A Sea Change for Gift and Estate Planning: PFP Practitioner, Writer and Lecturer Martin Shenkman Outlines Opportunities and Caveats
Bonner, Paul, Journal of Accountancy
Martin Shenkman, Esq., CPA/PFS, is the author of numerous books and articles on tax and financial planning, including the AICPA-published Estate and Related Planning During Economic Turmoil, and with Steve R. Akers, Estate Planning After the Tax Relief and Job Creation Act of 2010: Tools, Tips, and Tactics. His firm, Martin M. Shenkman PC of Paramus, N.J., and New York City, specializes in serving tax and estate and business planning needs of high-net-worth individuals, professionals, owners of closely held businesses, and real estate developers. Shenkman is also a frequent lecturer on financial planning, on which he is regularly quoted in a wide range of media. Recently, he spoke with the JofA on gift and estate tax and how CPAs can advise their clients to help them make sense of the recent changes in gift and estate tax, deal with uncertainty ahead, and make the most of current opportunities.
JofA: How should CPAs and their clients prepare for uncertainty after 2012 for the estate and gift tax?
Shenkman: The single most important point is not to dismiss planning as something that now only pertains to the ultrawealthy. Planning remains vital for most clients. Practitioners are well aware that in 2013, what's on the books now is that we're going to have a $1 million gift and estate tax exemption (the GST [generation-skipping transfer] exemption will be $1 million, too, but inflation-indexed), and we're going to have a 55% tax rate. Very few practitioners really believe that's going to happen, but it cannot be dismissed when consulting with clients. What will happen, I don't think anybody truly knows. So a lot of people are believing we can "wait and see," until maybe mid-2012 or late 2012, what to do before we act. And that could prove to be a very big mistake. Wait and see may become "wait and pay." The safer and smarter approach is to proactively plan flexibly, so that whatever changes occur, the client will be in a better position than if no planning had been undertaken.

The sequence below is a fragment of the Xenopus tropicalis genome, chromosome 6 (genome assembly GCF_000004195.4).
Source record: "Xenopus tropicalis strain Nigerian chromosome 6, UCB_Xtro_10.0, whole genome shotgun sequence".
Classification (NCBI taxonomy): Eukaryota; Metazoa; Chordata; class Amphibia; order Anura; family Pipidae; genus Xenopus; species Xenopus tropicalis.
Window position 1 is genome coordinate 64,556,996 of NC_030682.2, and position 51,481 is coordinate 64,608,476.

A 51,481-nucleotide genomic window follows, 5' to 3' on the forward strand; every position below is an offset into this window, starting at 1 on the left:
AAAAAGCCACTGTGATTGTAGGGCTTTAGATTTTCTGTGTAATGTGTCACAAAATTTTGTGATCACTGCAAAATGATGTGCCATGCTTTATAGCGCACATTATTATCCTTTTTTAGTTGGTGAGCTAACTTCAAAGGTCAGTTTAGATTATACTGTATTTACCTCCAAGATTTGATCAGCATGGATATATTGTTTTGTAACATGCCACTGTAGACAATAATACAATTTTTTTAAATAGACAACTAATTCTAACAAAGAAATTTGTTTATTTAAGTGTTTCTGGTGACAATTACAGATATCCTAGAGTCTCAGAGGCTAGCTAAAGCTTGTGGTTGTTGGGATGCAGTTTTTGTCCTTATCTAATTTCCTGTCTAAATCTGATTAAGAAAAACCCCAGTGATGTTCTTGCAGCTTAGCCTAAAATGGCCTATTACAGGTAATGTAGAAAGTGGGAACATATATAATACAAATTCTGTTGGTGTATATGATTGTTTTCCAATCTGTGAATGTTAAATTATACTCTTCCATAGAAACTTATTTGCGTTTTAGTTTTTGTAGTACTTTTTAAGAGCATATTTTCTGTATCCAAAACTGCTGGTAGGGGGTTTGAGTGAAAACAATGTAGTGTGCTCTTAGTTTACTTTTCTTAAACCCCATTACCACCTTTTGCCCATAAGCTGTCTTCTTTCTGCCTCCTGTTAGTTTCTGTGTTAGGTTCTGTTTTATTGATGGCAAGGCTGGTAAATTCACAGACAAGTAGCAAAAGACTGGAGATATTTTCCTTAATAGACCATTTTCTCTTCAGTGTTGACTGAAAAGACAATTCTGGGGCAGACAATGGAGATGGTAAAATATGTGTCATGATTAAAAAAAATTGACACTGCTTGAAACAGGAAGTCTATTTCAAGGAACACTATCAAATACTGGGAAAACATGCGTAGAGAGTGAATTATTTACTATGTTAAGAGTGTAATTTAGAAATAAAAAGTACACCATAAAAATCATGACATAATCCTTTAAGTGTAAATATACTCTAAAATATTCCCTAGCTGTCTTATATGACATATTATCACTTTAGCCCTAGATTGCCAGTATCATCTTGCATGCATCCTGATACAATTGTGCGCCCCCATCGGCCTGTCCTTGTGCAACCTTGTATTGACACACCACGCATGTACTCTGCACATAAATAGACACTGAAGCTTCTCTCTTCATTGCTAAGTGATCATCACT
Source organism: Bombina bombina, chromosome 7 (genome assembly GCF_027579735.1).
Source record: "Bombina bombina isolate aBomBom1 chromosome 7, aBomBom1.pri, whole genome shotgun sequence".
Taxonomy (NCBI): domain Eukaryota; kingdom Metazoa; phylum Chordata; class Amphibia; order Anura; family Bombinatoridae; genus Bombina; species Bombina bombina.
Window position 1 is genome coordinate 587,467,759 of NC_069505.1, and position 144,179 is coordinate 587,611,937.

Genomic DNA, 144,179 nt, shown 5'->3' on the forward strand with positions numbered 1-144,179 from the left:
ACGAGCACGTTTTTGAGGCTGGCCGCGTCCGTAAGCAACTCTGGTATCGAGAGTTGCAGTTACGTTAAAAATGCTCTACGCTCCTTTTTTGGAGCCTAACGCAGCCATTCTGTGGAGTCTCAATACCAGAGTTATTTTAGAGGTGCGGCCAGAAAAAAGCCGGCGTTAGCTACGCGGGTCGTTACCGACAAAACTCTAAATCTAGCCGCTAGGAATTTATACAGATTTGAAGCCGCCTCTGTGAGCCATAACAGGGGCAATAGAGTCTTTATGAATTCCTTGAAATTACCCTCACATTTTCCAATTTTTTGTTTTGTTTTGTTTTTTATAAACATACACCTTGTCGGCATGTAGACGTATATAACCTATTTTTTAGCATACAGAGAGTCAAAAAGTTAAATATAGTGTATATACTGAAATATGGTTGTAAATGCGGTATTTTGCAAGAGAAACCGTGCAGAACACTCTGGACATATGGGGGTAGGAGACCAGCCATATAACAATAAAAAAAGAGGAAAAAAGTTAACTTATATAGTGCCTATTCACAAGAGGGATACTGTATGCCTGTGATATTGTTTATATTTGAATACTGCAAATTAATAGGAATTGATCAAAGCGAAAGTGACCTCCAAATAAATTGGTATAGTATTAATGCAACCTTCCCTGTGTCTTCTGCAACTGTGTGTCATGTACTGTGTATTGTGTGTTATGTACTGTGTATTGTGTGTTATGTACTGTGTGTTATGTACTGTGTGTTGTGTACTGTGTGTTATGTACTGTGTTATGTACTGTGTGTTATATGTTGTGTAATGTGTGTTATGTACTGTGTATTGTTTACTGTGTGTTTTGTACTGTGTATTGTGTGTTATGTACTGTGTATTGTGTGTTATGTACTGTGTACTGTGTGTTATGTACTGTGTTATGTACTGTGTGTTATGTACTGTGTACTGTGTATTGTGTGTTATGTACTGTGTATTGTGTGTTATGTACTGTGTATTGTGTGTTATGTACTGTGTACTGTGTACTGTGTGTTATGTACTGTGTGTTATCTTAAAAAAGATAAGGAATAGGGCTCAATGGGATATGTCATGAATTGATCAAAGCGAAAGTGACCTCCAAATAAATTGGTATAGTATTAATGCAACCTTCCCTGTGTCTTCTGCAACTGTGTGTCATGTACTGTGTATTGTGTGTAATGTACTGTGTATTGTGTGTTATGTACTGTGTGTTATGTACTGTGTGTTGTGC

Meanwhile, the situation now offers a golden planning opportunity. The gift exemption is $5 million, the highest it's ever been in history, which permits huge wealth shifts. Besides the scheduled reduction of that exemption, there have been proposals to restrict GRATs (grantor retained annuity trusts) to a 10-year term. And the current practice of discounting values of private partnership interests or other forms of equity for lack of marketability or control may face restrictions as well. The Obama administration has already proposed reducing the gift exemption to $1 million.
There's also an economic imperative to planning. Interest rates have started to rise, and as that happens, the leverage from note sale transactions, GRATs and other techniques diminishes. The economy is still very soft, so that you may still get some historically favorable valuations.
Let me point out several opportune client scenarios for which practitioners should try to help plan for current gifts. If you have a client who lives in one of the almost 20 states, give or take, that have decoupled from the federal estate tax system, that client may face a substantial estate tax at the state level even though he or she might have no federal tax. Because of the $5 million federal gift exemption, if you have a client in his or her late 80s, or who is ill, for example, who lives in New York, which has a $1 million exemption, that client may be able to simply gift away assets today, with no federal gift tax, reducing them to, say, $995,000. When that client passes away, there's no New York estate tax. They have almost a half-million-dollar savings. It can be that simple (but watch for changes in state estate or gift tax laws). Many clients who are candidates for this type of planning won't be willing to part with such a large portion of their wealth. There are several options. First, gift something substantial but less than the maximum necessary. …